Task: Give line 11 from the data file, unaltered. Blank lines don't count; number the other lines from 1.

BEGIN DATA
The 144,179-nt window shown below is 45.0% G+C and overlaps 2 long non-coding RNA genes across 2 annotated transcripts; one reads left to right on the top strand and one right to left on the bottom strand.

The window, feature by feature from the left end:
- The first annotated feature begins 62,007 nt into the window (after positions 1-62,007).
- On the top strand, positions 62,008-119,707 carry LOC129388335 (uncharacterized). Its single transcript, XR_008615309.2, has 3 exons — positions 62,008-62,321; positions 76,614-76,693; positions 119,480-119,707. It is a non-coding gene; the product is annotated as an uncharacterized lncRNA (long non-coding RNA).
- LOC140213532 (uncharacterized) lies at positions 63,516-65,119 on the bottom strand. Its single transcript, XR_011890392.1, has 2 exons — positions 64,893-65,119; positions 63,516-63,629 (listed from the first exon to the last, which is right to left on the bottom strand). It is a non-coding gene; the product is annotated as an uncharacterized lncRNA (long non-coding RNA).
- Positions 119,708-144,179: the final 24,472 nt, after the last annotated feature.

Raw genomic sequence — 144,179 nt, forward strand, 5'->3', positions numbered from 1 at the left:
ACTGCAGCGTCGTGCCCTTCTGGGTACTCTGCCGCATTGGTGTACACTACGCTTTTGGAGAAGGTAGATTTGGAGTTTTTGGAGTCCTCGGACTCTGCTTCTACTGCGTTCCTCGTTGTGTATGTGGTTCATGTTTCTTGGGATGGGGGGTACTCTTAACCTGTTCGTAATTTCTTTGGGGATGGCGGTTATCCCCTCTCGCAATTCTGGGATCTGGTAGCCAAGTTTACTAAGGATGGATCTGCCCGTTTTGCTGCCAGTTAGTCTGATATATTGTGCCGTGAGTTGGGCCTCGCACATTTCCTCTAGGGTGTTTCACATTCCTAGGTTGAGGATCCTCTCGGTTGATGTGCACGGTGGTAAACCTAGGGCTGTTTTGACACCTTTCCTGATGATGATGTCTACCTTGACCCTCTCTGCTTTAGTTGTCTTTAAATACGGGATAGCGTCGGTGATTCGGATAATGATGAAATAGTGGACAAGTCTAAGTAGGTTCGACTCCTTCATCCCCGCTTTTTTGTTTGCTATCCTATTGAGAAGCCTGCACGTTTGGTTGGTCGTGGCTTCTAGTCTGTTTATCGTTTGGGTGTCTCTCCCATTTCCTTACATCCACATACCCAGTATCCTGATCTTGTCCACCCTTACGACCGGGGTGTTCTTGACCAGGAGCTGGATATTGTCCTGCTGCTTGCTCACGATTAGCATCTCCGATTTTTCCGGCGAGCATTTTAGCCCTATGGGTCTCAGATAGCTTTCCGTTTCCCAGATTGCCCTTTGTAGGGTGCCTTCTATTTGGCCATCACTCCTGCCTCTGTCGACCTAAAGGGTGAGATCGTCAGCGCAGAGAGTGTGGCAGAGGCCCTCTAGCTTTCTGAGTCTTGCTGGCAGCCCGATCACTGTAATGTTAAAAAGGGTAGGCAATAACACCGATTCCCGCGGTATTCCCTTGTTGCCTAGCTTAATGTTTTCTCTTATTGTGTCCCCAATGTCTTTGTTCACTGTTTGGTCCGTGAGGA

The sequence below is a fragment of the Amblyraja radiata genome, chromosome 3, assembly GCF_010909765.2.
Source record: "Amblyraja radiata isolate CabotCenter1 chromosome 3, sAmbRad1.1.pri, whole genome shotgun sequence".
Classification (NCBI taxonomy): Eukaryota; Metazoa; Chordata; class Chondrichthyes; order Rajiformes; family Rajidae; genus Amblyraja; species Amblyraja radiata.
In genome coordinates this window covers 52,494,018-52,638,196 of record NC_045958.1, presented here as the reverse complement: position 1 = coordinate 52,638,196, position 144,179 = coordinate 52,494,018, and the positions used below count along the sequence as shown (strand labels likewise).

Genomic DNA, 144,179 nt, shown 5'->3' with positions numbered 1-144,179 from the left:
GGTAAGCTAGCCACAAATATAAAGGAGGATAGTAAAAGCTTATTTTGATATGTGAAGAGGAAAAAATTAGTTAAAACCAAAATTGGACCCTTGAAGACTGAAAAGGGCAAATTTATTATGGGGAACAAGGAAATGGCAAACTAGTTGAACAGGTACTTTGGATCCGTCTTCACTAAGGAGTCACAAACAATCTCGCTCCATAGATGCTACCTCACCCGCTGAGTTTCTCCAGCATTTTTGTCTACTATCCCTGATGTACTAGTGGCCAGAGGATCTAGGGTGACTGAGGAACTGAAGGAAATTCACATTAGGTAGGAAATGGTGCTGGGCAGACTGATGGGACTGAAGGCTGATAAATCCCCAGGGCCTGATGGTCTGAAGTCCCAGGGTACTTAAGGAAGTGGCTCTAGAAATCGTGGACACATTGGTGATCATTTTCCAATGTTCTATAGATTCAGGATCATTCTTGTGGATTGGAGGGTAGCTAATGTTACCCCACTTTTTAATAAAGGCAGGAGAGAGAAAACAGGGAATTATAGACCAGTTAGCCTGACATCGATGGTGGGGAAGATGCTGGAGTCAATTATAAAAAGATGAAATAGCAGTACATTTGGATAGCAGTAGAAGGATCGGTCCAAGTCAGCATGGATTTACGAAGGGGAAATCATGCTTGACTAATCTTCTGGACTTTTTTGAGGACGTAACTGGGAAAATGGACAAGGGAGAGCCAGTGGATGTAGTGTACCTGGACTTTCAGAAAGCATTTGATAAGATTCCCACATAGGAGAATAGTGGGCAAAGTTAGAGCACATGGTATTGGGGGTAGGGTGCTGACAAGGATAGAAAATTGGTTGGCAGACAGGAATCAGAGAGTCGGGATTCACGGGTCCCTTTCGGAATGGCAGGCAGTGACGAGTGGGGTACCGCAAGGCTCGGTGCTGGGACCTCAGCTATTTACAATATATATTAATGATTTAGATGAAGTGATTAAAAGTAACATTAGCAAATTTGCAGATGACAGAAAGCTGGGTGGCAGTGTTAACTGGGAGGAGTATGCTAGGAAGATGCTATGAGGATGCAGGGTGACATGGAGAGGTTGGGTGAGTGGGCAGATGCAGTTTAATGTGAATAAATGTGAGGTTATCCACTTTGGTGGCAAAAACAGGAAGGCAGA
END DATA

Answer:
Classification (NCBI taxonomy): Eukaryota; Metazoa; Chordata; class Chondrichthyes; order Rajiformes; family Rajidae; genus Amblyraja; species Amblyraja radiata.